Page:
Get ready for a trip down basketball memory lane when you tune into NBA games, but whether it's enough to persuade you to sign up for Obamacare remains to be seen.
In its latest quest to get people younger than 30 to enroll under the president's health care law, the Obama administration is out with a new ad campaign. But instead of enlisting contemporary basketball rock stars like LeBron James or Kevin Durant to help, the White House turned to two former NBA titans - Earvin "Magic" Johnson and Alonzo Mourning - to make the sell on health care.
Johnson, a former L.A. Lakers All-Star who famously retired from the game after being diagnosed with HIV, and Mourning, a seven-time All-Star who took a break from basketball because of a rare kidney disease, are starring in a new national television ad campaign to urge young people to sign up for health care. Mourning played most of his career for the Miami Heat.
"The good news is, now you can finally get the health insurance you need," Johnson, 54, says in an ad, which will start airing tonight. "You can just go online to the new Health Insurance Marketplace. You can do side by side comparisons of brand-name plans, and choose the one that's right for you.
"Find out how you can get lower monthly payments as part of the health care law. It might sound like 'magic' - but take my word for it - it's real. Protect your health. Enroll today.
Mourning, 43, says in an ad, "I was at the top of my game. I felt invincible, but when I went for my regular team physical, it turned out I had serious kidney disease. It was caught in time to treat and, lucky for me, I was insured.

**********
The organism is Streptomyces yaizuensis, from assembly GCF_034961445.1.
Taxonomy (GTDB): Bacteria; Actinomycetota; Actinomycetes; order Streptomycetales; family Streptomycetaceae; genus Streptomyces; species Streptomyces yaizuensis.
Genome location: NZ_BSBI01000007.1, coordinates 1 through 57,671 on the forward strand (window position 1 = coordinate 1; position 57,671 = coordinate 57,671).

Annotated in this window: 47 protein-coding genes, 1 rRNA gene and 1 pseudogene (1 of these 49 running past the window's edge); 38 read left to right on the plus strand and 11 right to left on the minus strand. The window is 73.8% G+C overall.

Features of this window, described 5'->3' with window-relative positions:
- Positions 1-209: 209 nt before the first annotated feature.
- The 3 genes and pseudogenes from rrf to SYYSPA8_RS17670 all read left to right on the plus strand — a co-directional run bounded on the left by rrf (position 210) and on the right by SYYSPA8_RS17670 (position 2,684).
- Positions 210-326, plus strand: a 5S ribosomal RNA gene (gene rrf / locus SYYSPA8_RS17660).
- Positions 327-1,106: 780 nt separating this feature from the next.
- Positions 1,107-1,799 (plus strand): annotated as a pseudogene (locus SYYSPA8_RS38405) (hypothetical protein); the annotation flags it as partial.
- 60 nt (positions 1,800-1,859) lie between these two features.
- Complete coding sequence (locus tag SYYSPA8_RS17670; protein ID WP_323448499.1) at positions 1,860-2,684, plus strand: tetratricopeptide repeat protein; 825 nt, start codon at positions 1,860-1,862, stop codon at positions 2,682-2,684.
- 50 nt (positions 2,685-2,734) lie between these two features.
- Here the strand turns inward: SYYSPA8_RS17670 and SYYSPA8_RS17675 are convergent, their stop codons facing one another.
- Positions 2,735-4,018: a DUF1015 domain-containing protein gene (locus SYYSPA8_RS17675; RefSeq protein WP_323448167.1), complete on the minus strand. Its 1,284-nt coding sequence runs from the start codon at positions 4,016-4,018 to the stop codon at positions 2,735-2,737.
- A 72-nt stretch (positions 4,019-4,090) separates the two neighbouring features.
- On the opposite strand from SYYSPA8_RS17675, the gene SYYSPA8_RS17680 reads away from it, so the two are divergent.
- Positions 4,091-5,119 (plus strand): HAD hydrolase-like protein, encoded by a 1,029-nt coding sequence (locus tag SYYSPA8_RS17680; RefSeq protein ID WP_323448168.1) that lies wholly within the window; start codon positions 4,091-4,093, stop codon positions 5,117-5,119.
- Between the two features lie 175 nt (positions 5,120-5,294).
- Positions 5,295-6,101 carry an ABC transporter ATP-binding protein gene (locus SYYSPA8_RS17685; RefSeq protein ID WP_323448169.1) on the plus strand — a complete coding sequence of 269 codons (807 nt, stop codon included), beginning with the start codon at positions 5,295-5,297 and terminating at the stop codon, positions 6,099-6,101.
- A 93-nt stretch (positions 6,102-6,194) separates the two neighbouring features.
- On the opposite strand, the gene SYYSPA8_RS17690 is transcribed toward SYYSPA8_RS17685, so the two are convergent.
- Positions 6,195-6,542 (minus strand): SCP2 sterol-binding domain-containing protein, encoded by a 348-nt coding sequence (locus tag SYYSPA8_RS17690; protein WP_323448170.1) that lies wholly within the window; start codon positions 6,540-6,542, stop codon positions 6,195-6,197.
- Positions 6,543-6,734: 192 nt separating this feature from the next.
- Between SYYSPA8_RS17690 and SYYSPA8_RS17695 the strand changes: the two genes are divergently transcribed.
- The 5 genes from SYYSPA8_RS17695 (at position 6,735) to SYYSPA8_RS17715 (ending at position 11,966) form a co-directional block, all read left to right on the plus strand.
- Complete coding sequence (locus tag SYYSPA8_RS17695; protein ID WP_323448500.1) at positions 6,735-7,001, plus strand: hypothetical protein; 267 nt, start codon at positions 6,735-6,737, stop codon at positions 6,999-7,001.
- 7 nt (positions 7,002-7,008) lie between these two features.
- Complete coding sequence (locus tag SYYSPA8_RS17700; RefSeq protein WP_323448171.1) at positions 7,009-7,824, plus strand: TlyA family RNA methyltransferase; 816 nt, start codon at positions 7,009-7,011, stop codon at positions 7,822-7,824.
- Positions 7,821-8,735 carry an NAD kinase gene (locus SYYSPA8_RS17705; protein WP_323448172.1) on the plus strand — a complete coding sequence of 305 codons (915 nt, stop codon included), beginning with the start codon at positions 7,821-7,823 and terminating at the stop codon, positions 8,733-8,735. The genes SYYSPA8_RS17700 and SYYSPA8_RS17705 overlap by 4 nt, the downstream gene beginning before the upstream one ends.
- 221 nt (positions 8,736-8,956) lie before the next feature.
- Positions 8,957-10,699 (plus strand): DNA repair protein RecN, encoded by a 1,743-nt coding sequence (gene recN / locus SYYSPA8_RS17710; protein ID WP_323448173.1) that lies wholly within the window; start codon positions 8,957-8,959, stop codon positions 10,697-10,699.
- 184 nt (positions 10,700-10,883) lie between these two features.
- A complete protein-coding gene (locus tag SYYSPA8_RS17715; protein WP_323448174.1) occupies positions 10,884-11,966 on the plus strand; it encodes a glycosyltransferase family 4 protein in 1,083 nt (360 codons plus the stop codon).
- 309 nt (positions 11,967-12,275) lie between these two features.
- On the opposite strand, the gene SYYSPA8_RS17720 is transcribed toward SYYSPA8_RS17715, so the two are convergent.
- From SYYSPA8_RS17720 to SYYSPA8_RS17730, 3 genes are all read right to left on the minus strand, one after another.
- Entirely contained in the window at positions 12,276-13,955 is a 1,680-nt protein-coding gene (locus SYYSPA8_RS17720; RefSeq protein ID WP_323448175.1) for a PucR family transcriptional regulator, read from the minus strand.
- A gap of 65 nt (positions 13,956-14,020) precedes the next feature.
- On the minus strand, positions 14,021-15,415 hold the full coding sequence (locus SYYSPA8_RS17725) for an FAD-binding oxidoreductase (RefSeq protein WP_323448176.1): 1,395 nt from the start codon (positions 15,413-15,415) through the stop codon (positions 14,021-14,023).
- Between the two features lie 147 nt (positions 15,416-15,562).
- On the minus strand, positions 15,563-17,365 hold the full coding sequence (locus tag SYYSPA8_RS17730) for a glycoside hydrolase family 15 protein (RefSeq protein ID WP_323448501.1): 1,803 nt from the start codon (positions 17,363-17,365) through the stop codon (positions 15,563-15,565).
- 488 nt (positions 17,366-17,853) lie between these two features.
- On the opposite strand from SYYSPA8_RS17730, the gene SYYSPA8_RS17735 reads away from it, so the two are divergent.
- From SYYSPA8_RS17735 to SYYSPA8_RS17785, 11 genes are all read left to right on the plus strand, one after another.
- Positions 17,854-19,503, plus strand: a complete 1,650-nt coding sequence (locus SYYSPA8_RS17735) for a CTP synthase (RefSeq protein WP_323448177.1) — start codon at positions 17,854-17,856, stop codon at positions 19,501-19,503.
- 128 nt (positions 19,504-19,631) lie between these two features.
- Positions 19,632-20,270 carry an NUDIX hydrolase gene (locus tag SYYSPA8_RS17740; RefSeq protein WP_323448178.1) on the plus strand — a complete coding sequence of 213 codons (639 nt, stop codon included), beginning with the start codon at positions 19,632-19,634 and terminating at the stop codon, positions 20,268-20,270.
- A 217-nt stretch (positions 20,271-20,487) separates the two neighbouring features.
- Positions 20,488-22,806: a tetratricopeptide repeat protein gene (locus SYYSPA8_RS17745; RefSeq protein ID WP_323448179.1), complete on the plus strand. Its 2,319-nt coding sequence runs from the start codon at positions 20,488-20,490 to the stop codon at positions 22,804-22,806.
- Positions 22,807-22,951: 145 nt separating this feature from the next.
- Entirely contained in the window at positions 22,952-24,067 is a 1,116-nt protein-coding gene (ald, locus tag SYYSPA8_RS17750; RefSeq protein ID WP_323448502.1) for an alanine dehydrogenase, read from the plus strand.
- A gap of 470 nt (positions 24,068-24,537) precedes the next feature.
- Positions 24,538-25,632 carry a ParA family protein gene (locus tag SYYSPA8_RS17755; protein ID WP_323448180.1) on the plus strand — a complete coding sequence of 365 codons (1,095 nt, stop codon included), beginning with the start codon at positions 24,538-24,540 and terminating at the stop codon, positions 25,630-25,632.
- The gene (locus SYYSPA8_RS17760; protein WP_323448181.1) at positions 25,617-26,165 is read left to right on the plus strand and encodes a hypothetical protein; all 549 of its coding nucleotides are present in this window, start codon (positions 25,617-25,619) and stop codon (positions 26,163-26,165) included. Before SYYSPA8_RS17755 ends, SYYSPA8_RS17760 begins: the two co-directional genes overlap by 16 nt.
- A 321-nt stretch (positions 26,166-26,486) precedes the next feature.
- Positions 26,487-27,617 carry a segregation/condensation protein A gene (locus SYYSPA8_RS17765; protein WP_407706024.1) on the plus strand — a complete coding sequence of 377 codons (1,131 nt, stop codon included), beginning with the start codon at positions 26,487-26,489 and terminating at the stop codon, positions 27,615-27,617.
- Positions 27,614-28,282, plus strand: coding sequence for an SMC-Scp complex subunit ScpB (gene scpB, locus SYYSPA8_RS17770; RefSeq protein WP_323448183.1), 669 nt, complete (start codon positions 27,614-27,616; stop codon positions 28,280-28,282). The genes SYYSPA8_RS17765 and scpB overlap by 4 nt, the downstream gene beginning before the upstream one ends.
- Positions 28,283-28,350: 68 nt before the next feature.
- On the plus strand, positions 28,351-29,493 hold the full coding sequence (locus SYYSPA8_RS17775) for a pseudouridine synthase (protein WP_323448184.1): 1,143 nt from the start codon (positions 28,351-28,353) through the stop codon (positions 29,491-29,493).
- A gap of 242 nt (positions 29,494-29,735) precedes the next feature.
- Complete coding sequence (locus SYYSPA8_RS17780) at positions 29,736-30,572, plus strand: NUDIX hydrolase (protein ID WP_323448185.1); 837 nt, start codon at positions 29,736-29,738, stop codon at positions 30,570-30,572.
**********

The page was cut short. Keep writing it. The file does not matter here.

"That's why it's so important that now, you can get affordable, quality health coverage through the new Health Insurance Marketplace. Where you can compare brand-name plans, and even get lower monthly payments, as part of the health care law. Enroll today, so you can stay in the game."
Not only are Johnson and Mourning not on the basketball court anymore, but Johnson started and ended his career at a time when some of the target demographic wasn't even born. But the White House hopes each legend's personal experiences with strong health care plans as they battled unexpected serious health concerns will resonate with the "young invincibles" who have yet to sign up for health care.
"We know the young and healthy audience responds well to sports figures, and these 30-second ads feature two NBA legends that each have a compelling health story," spokeswoman Julie Bataille of the federal Center for Medicare and Medicaid Services said.
It was unclear whether the administration reached out to any current NBA players to participate in the ad campaign.
The ads, which will run through the end of the enrollment period of March 31, will air nationally during NBA games on ESPN, ABC, TNT and NBAtv, as well as in local markets with high concentrations of uninsured individuals, a U.S. Department of Health and Human Services official said.
The ads are part of a $52 million broadcast campaign for the first quarter of 2014, which includes an ad blitz geared toward young adults on NBC during the Olympics.
The Obama administration announced earlier this week that nearly a quarter of the 2.2 million people who signed up under Obamacare since October were between the ages of 18 to 34, a disappointingly low figure for a demographic that is considered pivotal to the success of President Obama's signature health care plan.
ABC News' Devin Dwyer contributed to this report.